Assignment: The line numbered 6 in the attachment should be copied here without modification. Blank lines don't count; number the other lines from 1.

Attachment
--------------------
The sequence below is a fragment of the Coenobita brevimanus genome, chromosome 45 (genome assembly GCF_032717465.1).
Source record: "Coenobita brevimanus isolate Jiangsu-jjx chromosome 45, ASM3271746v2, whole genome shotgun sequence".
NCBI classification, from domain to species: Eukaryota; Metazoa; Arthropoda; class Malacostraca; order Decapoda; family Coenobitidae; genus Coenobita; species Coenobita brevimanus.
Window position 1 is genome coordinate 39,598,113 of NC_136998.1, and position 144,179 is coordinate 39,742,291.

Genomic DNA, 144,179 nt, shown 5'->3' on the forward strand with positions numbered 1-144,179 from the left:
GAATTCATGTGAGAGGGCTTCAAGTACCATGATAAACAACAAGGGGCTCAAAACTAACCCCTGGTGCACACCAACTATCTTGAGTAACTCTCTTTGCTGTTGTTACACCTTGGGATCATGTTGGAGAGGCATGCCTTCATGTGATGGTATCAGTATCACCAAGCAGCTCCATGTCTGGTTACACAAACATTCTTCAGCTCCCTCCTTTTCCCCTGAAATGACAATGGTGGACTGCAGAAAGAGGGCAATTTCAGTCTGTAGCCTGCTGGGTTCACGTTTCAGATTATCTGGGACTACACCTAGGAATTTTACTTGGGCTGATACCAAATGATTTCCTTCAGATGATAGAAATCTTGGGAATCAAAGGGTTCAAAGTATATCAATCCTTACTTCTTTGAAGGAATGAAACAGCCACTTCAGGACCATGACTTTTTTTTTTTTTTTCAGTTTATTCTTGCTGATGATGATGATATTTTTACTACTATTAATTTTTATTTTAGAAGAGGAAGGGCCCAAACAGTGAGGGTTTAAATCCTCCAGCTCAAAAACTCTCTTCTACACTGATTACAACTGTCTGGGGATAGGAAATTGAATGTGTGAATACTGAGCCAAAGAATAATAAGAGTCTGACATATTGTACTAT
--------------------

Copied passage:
GAATTCATGTGAGAGGGCTTCAAGTACCATGATAAACAACAAGGGGCTCAAAACTAACCCCTGGTGCACACCAACTATCTTGAGTAACTCTCTTTGCTGTTGTTACACCTTGGGATCATGTTGGAGAGGCATGCCTTCATGTGATGGTATCAGTATCACCAAGCAGCTCCATGTCTGGTTACACAAACATTCTTCAGCTCCCTCCTTTTCCCCTGAAATGACAATGGTGGACTGCAGAAAGAGGGCAATTTCAGTCTGTAGCCTGCTGGGTTCACGTTTCAGATTATCTGGGACTACACCTAGGAATTTTACTTGGGCTGATACCAAATGATTTCCTTCAGATGATAGAAATCTTGGGAATCAAAGGGTTCAAAGTATATCAATCCTTACTTCTTTGAAGGAATGAAACAGCCACTTCAGGACCATGACTTTTTTTTTTTTTTTCAGTTTATTCTTGCTGATGATGATGATATTTTTACTACTATTAATTTTTATTTTAGAAGAGGAAGGGCCCAAACAGTGAGGGTTTAAATCCTCCAGCTCAAAAACTCTCTTCTACACTGATTACAACTGTCTGGGGATAGGAAATTGAATGTGTGAATACTGAGCCAAAGAATAATAAGAGTCTGACATATTGTACTAT